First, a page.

theLOUDroom Re:Or... (385 comments)

You're missing the point.
Gun control laws do nothing to stop criminals from carrying guns, but they do stop law abiding citizens from carrying guns.

If I'm just a regular guy who wants to carry a gun for defense purposes, I'm not going to do it if it's illegal.
If I'm planning to commit a felony with a gun, do I really care if having the gun itself is illegal?

The idea of keeping guns out of the hands of criminals entirely is laughable.
Handguns use 100 year old technology. Criminals want guns. It would be just as effective as prohibition:
Someone will set up a shop in their basement and start cranking out illegal guns at $1000 each for a massive profit.
That's if people don't take the easy route and smuggle them across the border.

And this doesn't even get into the humans rights side of gun ownership, or the fact that it is guaranteed in our constitution and very much a part of our national philosophy.

more than 4 years ago

Texas Textbooks Battle Is Actually an American War

theLOUDroom Re:"Living Constitution" (1252 comments)

Politicians simply like to get re-elected

This is actually the naive point of view.
The parties in power simply use being in power as a means to funnel more money back to the parties and themselves. Restrictions on their power are restrictions on their ability to do this.

People don't get elected just to have a title, they get elected for the power that goes with the title. The more power the better.

more than 4 years ago

Radio Hams Fired Upon In Haiti

theLOUDroom Re:Try to give them help and this is what they get (265 comments)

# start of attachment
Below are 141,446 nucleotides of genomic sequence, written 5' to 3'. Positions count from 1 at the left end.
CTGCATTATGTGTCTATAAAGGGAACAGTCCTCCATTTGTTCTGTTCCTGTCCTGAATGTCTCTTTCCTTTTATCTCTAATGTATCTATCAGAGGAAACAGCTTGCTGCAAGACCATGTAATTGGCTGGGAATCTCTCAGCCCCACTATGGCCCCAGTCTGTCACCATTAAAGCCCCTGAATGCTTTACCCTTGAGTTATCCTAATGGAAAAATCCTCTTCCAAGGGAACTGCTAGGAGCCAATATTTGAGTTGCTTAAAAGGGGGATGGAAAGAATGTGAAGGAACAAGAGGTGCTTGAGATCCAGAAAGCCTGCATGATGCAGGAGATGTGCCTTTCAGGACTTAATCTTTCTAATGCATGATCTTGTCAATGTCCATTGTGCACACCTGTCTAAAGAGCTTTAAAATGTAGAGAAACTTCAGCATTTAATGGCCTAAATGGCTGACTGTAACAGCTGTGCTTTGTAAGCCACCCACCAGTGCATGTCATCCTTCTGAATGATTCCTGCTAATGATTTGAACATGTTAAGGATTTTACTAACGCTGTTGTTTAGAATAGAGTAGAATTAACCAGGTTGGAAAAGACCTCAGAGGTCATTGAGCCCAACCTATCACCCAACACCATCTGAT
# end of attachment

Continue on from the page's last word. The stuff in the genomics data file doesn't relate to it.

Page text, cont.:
Wow! You sound like a real scumbag!

Shooting random people just because they might have food is not ok.
Not even if you're starving.

You always have a choice. Go fishing. Eat a dog. Eat a dead body. Whatever it takes.

And yes there are right and wrong hands for these supplies. That you don't understand this implies you are a very ignorant person.
Try reading a little bit about Somolia.

The whole "You Americans are so fortunate you have no right to judge" thing is a pile of crap.
There is right and there is wrong.
When the first settlers landed here, the situation they were faced with was much worse than what we are talking about today. They had to fend for themselves or die. Sure, they could have turned on themselves and killed each other for their food stores and then finally starved to death when they ran out, but instead they built and they cooperated. The fact that this country even exists, is largely because people stood up and did the right thing at the right time, even though they might have died trying.

I live in a house built by someone else, on land cleared by someone else, with water and food provided by other people. This is all possible precisely because everyone is not running around killing each other for what they may or may not have. We as a society have a shared understanding, that killing me is not ok and me killing someone else is not ok. If we were to abandon this concept, America would quickly degenerate into something worse than any third-world hellhole you can possibly imagine.

about 5 years ago

German Government Advises Public To Stop Using IE

theLOUDroom Re:Right Decision? (320 comments)

Here: http://secunia.com/advisories/product/19089/ and here: http://secunia.com/advisories/product/21625/ FF3 and IE8 are about the same age. In the same time frame FF3 has raked up 144 vulnerabilities. IE8 has experienced 23.

Apparently you did not even read your own source! QUOTE FROM YOUR OWN SOURCE:

PLEASE NOTE: The statistics provided should NOT be used to compare the overall security of products against one another. It is IMPORTANT to understand what the below comments mean when using the statistics, especially when using the statistics to compare the vulnerability aspects of different products.

Please go and read your source, they make this point for me.

We have access to Microsofts Security Bulletins - which are among the most detailed in the industry. Admins depend on those bulletins to be accurate. They need to make the right decisions on whether to block or allow patches. What do you think would happen if MS tried to sneak a patch by and it turned out to cause damage to systems? Simply put, there's nothing to support a suggestion that MS is sneaking anything by.

Wow, talk about calling your own objectivity into question. "The most detailed in the industry" Sheesh. Are they also the most well written, prepared by the best smelling employees?